When I grew up, my parents were Neil Diamond fans, and I remembered the line from his song: I Am… I Said.
Well, I’m New York City born and raised
But nowadays, I’m lost between two shores
L.A.’s fine, but it ain’t home —New York’s home
but it ain’t mine no more…
Diamond did not link his homelessness to his mother, or lack thereof, but I see a strong coincidence there all the same. And for me, thinking of his music always recalls my mom to my mind, because she loved it so much – may she rest in peace.
My wife is a mother through and through. It is because of her Mother’s Heart that our homeless ministry features foster children. She makes a HOME, and a HOME should be filled with children, so ours is. I tell people that I married the little old lady who lived in a shoe, she had so many children, she didn’t know what to do….
Yeah, when God created the Mother’s Heart, he created the very lynchpin of HOME. We must all honor our Mother’s Hearts. Don’t break it, cherish it. Don’t do like I have done and “leave home”; call, write, visit, and even stay as much as possible. Our society has turned its back on that and all of us kids “left home” for college, for the military, or to become famous. We just assumed, I think, that Mom would always be there, though we killed her.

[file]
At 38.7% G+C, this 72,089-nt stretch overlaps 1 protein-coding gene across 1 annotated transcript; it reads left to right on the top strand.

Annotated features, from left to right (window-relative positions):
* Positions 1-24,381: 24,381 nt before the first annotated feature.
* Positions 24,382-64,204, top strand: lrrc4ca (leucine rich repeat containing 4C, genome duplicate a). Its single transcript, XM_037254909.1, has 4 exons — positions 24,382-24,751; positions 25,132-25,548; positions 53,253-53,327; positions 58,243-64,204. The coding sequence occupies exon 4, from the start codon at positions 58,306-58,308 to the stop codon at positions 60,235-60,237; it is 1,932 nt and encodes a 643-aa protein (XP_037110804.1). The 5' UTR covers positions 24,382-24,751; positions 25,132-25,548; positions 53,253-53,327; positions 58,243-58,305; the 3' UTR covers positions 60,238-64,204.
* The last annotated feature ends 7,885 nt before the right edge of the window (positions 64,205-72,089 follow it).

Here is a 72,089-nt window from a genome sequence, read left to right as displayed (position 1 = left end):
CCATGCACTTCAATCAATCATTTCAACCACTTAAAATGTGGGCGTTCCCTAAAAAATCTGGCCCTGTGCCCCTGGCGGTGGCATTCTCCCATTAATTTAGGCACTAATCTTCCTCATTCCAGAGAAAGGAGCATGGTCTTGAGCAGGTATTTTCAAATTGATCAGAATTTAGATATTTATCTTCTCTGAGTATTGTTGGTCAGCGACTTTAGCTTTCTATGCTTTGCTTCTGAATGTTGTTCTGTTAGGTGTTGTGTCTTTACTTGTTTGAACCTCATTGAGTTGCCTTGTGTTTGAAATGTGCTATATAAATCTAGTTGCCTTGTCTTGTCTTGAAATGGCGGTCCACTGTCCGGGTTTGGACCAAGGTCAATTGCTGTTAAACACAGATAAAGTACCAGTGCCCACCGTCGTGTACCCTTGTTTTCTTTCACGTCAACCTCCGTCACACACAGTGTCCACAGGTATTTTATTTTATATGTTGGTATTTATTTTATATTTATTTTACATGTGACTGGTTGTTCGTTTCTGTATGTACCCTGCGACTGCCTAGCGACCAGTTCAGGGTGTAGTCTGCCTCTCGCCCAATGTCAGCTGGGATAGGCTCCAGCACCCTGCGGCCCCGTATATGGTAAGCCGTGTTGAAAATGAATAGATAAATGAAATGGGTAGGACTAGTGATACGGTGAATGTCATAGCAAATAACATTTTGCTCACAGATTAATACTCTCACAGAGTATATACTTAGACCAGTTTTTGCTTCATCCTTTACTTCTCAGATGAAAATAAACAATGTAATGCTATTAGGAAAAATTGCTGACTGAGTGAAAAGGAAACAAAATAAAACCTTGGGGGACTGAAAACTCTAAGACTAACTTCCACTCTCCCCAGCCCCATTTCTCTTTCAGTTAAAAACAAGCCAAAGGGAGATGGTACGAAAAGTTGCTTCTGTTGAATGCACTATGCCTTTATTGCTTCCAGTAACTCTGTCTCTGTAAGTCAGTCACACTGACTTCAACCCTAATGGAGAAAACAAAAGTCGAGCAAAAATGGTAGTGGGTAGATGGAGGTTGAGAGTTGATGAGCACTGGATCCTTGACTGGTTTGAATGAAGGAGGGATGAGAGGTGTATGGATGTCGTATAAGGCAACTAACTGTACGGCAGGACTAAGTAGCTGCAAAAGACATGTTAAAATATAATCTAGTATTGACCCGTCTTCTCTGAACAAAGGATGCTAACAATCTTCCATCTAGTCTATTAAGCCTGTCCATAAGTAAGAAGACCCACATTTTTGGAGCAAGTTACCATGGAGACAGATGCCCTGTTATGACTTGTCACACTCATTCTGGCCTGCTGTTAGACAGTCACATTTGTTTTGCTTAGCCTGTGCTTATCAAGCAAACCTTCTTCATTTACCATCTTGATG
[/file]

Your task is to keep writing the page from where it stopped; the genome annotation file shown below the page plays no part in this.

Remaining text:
And when you see homeless people on the streets, consider them motherless. A good Mom in their life would likely go a loooooooooong way toward helping them. (No one ever says that; I don’t know why.) Our streets are filling up more and more with the refuse of humanity, but those are human souls whose compasses naturally point toward Mom. Why would we not take advantage of that as our whole society comes under this threat? Even Jesus displays a Mother’s Heart when he laments over Jerusalem and says, ““O Jerusalem, Jerusalem, the city that kills the prophets and stones those who are sent to it! How often would I have gathered your children together as a hen gathers her brood under her wings, and you were not willing!” (Matt. 23:37). Hens do that for their chicks while the barnyard burns down around them. When the smoke clears, the farmer finds his hen cooked to a crisp, but the chicks survive under this mother’s love.